SUSIE E CARON
MOTHER, TEACHER AND PSYCHOLOGIST RETIRED
WELL, MOTHER'S NEVER RETIRE. RIGHT?
SUSIE E CARON
MOTHER, TEACHER AND PSYCHOLOGIST RETIRED
WELL, MOTHER'S NEVER RETIRE. RIGHT?
Essential Safety Games To Play With Preschoolers
Susie E. Caron 5/6/16*
I posted this blog first in *2014, but it’s so important to keep kids safe, that I re-post it at least once each year.
If you have young children play these three games with them until you are sure their responses become automatic. Play each game at least 3 times the first week you introduce them. Then repeat occasionally just to ensure their responses.
Children need to play! Did you know that games also benefit their development?
Playing these 3 games with your young children may also help you keep them safe.
Everyone enjoys playing Peek-A-Boo with babies because it makes everyone laugh. This also helps to generate your baby's feelings of health and safety, but there are more reasons.
Peek-A-Boo builds your baby's awareness that objects continue to exist in their environment, even when they cannot see them. This includes YOU. This awareness is also the foundation for the next two safety-based games for young children. So go ahead! Play Peek-A-Boo with baby.
2. Quick! Run to Mommy (or Daddy) Game*
In this game you teach your child to quickly run to you! (Note: see * below for suggested titles to call this game with your child.)
If you make your child's "Run to Mommy" response automatic and the child is rewarded for running fast to you, your child will be more likely to respond quickly, in situations that could be dangerous. For example: You can use this when your child gets out of sight in the grocery store.
How to teach Danger! - Run to Mommy!
I learned this game from a friend. She taught her toddler that when she said certain words,
"Poo Bear", he was to respond, "Tigger too!" and he would immediately run to her to be safe.
As you practice at home, with a toddler, it's best to offer a treat, like stickers, or a small cracker, for running back to you. This makes the game more fun and rewarding for the toddler to play correctly and to run fast!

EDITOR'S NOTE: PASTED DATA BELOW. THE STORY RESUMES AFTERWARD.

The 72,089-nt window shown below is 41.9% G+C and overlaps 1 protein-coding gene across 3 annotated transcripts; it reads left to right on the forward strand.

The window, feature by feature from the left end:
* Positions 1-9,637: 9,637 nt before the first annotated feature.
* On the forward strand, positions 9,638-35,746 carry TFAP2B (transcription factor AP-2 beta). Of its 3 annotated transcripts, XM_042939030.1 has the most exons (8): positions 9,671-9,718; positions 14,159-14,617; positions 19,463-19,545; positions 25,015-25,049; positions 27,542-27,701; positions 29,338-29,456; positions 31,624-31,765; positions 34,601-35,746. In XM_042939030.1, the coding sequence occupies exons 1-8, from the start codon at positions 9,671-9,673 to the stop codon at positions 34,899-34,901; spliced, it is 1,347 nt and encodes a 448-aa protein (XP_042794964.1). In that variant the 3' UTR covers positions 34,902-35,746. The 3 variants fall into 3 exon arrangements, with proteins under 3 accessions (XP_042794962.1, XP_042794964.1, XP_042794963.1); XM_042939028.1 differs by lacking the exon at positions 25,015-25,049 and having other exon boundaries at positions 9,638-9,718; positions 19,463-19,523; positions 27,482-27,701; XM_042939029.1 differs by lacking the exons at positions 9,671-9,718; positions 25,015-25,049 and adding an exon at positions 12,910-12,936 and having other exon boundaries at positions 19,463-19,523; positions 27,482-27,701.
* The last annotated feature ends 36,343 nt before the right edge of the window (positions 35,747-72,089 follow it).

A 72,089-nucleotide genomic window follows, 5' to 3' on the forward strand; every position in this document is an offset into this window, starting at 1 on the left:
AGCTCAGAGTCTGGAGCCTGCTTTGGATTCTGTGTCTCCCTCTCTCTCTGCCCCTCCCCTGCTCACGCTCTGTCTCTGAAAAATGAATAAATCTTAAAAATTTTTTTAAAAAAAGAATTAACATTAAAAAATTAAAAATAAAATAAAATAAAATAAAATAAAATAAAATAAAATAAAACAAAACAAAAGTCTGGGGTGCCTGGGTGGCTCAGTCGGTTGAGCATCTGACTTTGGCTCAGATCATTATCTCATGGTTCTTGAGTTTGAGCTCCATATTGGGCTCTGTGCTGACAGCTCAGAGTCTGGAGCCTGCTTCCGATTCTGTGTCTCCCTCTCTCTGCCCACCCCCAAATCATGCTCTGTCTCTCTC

Consistently using key words in this game can help keep your child safe. Your child's words help you to locate him/her. Your child's words also triggers action: running to you quickly.
*NOTE: If you don't like the words my friend used, you and your child can come up with your own words and responses. Pergaps you could select words from your child's favorite Twee' book. You could say "Twee' Means" and the child says "You and Me!" and returns to you immediately. [I couldn't help myself.]
3. Automatic - Hide and Go Seek
In this game you must find your hidden child.
Note: Play this game ONLY AFTER your toddler has a rapid response to Run to Mommy (or Daddy etc.). Then play Automatic - Hide and Go Seek often.
Reasons to play:
When children actually become lost, they FREEZE while they LISTEN for you to come and find them. The result is they don't know to call out to you, even if they hear you searching nearby. You child doesn't realize that you cannot see him all the time. He also doesn't realize that if you cannot see him, you won't be able to find him unless he calls out to you.
How to teach Automatic - Hide and Go Seek.
Tell you child, " I can see you most of the time. However, when you hide behind a couch, chair or in another room, I cannot see you.You are very important to me, so I always want to find you. So when I can't easily see you, I will say "Where Are You?" then I want you to call out "Here I am." Practice this in the house at first. Remember to reward your child as soon as you find him/her.
After you've practiced for a few minutes a day, over a few days, then tell your child, "Now that I know you will say 'Here I am!' to help me find you, I will let you hide longer. Remember when I say "Where are you?" I want you to yell out nice and loud "Here I am!"
Play these games with you children to instill some safety skills, for a little peace of mind and always share some fun!
I want to read your thoughts about this post, so leave me a note below.
Remember Twee' means You and Me,
Playing games with young children for safety.
Why are Birthdays Important?
by Susie E Caron (c) 1/30/16
Happy Birthday to Me!!!! That's what each of my family members sing for about a week prior to the actual date of their birthdays. This week it was my Birthday, and as I hummed the familiar tune, I got to thinking about how and why birthdays are so important.
I think everybody loves to celebrate their birthdays. But why? Every person born, didn't actually have anything to do with that event. Instead of giving gifts to whomever's birthday it is, why don't we give gifts to the parents and thank them profusely for going to the trouble of giving birth and providing a life for us?